My mom was a tiger mom. She demanded excellence and if any of my friends were better at a sport or skill than I was, she pushed me to do better. That meant hours dedicated to practicing piano, hours perfecting dance routines, and hours studying to get grades that she could be proud of. Not only did this add more stress on me as a kid, but it also placed tension on my friendships because it always became some sort of unnecessary competition.
For Violet Beauregarde, her story was never really about gum chewing. The spirit of competition and need to be the best or the first runs deep with her. The 2005 movie does a more obvious job of showing this caricature.
We’ve gotten this question quite a few times this past year, specifically from new dads who are unsure about what to do or how to play with their newborn.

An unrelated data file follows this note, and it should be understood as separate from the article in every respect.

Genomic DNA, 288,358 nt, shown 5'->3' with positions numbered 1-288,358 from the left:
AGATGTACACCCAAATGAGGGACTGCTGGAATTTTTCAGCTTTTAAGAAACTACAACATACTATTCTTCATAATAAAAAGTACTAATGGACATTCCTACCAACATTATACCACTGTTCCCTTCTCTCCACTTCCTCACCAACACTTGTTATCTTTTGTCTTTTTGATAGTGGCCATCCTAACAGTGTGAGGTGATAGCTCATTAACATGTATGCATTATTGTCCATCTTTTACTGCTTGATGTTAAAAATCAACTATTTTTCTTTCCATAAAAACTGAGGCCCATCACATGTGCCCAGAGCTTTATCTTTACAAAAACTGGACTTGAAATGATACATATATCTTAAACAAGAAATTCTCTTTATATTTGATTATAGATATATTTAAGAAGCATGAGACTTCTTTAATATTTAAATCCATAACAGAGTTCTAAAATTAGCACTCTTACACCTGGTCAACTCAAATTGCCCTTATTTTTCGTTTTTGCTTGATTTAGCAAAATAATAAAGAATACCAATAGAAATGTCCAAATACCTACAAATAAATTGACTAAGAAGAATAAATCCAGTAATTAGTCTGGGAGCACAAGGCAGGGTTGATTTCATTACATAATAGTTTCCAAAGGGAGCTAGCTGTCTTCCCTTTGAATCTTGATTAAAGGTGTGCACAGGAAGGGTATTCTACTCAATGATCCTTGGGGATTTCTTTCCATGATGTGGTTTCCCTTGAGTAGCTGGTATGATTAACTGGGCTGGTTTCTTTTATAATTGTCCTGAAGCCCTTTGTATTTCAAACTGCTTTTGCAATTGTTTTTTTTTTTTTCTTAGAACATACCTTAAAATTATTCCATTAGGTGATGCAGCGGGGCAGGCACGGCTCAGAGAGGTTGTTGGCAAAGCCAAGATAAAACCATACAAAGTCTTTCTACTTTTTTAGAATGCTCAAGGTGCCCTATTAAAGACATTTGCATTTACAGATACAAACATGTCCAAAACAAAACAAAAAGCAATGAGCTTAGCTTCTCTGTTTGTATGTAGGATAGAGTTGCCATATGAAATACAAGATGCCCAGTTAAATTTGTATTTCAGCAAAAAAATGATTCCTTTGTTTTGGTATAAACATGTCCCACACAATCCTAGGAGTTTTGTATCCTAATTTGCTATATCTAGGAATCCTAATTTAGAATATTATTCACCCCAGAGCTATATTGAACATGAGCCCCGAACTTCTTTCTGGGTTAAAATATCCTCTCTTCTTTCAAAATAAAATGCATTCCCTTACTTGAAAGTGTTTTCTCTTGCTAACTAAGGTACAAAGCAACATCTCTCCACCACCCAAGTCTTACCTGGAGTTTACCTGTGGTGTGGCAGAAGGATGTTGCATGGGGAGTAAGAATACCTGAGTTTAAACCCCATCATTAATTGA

To be honest, this is an interesting question to answer. For one, the definition of “fun” is completely subjective. Second, most “fun” activities we’re asked about depend on developmental skills that babies won’t acquire for months or even years. For example, you may not be able to toss your baby into the air safely until they develop good head and neck control (3 months). A child can’t properly throw a ball until they have appropriate trunk and shoulder stability (12-18 months), or catch a ball until they have appropriate hand-eye coordination, motor planning, and body/spatial awareness (2-3 years).
Perhaps a better question is:
How can I share similar interests with my baby?